Creating the art items (any static or dynamic materials) that have an aim of promoting a game product to the certain audience. Most common is type of promotional art is a trailer – 30-60 sec promo video that demonstrates the core components of the gameplay and has an aim of promoting the game to its future users

Art Production Process

Certain projects may not require each of the stages below.

The necessity of each stage is always discussed at the “first touches” – calls and e-mails.

  • Understanding ideas and goals behind the project
  • Setting up the benchmarks and defining art style
  • Gathering materials and references
  • Setting up an art production roadmap
  • Working on drafts
  • Creating the key art
  • Refining and polishing the result
  • Analyzing style and art production improvements.
Understanding ideas and goals behind the project
Setting up the benchmarks and defining art style
Gathering materials and references
Setting up an art production roadmap
Working on drafts
Creating the key art
Refining and polishing the result
Analyzing style and art production improvements.
Step 1. Understanding ideas and goals behind the project

The art director and the art team gather up and study all project information that’s required to establish creative goals and ways to reach them.

Time to Deliver
~1 week
Step 2. Setting up the benchmarks and defining art style

The art team defines visual targets, finds workflows to get them done and skills required to do so, and creates art guidelines.

Time to Deliver
1-4 weeks
Step 3. Gathering materials and references

The art director and art team gather art materials and references that will help to find bolder, more authentic art styles, find strong concepts, and proper art direction.

Time to Deliver
3-4 days
Step 4. Setting up an art production roadmap

The art director and the art team assemble the production plan and define the team roles and responsibilities for your game art project.

Time to Deliver
2-3 days
Step 5. Working on drafts

The art team works on a series of drafts that explore a selected art style to get key art to look and feel aligned to initial concepts.

Time to Deliver
2-4 days
Step 6. Creating the key art

The art team creates original art according to defined concepts and by the established workflow—as The Direction intended.

Time to Deliver
1-2 weeks
Step 7. Refining and polishing the result

The art team refines art they’ve created and cross-edits to check for weak spots and remove them.

Time to Deliver
3-5 days
Step 8. Analyzing style and art production improvements.

The art team makes a retrospective: sits back, looks for loopholes in the production steps, finds where the elements of the game art design services could have been better—and elevates the results from there.

Time to Deliver
5-6 days
Step 1. Understanding ideas and goals behind the project

The art director and the art team gather up and study all project information that’s required to establish creative goals and ways to reach them.

Time to Deliver
~1 week
Step 2. Setting up the benchmarks and defining art style

The art team defines visual targets, finds workflows to get them done and skills required to do so, and creates art guidelines.

Time to Deliver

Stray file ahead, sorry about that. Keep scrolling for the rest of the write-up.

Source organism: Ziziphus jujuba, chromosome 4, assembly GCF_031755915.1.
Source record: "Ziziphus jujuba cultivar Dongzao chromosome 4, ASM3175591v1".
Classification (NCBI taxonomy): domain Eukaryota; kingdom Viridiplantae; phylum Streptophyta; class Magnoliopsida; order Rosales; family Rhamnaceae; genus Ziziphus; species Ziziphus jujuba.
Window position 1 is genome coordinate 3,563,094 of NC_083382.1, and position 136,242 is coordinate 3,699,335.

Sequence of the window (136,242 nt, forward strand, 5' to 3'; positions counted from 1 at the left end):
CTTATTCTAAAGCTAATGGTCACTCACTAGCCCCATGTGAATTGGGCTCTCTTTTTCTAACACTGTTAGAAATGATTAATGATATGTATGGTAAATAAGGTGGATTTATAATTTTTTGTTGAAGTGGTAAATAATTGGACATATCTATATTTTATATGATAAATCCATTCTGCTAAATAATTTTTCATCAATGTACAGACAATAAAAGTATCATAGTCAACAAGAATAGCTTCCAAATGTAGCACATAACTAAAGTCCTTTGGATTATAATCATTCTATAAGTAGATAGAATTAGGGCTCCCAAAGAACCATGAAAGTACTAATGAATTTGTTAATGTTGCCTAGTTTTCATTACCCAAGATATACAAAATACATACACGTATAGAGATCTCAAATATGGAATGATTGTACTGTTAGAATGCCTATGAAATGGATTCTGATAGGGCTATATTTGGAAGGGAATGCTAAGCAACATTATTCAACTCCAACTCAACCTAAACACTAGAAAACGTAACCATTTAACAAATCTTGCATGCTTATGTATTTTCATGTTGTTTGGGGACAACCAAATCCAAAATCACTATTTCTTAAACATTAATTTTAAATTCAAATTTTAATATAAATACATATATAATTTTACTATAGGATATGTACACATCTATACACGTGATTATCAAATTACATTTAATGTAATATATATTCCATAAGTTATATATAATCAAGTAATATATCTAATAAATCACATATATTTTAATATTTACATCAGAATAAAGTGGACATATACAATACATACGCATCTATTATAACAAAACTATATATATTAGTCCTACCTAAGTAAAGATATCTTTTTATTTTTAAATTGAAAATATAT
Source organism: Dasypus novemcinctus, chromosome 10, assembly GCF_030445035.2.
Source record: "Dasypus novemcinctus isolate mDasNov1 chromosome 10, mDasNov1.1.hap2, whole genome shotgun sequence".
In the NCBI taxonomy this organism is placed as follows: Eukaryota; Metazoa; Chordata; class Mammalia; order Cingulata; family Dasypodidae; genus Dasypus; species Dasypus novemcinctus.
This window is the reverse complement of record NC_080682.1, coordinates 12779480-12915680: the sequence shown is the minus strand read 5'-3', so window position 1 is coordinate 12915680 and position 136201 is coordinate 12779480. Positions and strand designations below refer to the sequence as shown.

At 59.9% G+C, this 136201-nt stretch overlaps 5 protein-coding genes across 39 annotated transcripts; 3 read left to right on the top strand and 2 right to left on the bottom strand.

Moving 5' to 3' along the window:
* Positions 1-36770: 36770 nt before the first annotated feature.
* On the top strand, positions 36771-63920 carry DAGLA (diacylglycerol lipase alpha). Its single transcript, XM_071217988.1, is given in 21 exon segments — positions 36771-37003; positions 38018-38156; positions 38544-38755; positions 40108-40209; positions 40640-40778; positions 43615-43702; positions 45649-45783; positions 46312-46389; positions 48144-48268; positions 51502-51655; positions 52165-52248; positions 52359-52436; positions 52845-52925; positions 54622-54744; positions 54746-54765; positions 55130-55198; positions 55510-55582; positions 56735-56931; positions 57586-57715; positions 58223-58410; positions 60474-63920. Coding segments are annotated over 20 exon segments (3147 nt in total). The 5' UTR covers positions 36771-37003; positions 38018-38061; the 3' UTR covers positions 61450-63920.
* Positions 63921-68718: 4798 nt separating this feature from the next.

1-4 weeks
Step 3. Gathering materials and references

The art director and art team gather art materials and references that will help to find bolder, more authentic art styles, find strong concepts, and proper art direction.

Time to Deliver
3-4 days
Step 4. Setting up an art production roadmap

The art director and the art team assemble the production plan and define the team roles and responsibilities for your game art project.

Time to Deliver
2-3 days
Step 5. Working on drafts

The art team works on a series of drafts that explore a selected art style to get key art to look and feel aligned to initial concepts.

Time to Deliver
2-4 days
Step 6. Creating the key art

The art team creates original art according to defined concepts and by the established workflow—as The Direction intended.

Time to Deliver
1-2 weeks
Step 7. Refining and polishing the result

The art team refines art they’ve created and cross-edits to check for weak spots and remove them.

Time to Deliver
3-5 days
Step 8. Analyzing style and art production improvements.

The art team makes a retrospective: sits back, looks for loopholes in the production steps, finds where the elements of the game art design services could have been better—and elevates the results from there.

Time to Deliver
5-6 days

Our Creative Leads

People you’ll be working with
Alexey Yurchenko
Head of Art
Alexandra Kosenko
Art Director
Anastasiya Chorna
Art Director
Vasili Tkach
Art Director

Why Outsource Art Production?

Produce more creative art content
Our team of professionals can make your product stand out from other games, no matter what genre you choose. We can even come up with a fully new genre for your project so that it will impress your audience for sure.
Speed up art creation
Do you have burning deadlines? We understand that you might lack time and other resources to accomplish the project on time, and we are ready to speed up the process thanks to our great expertise.
Boost creativity of your team
Is your team running out of creative ideas? iLogos has worked with plenty of projects of different genres, so we are ready to share our experience, ensuring that your product is the best on the market.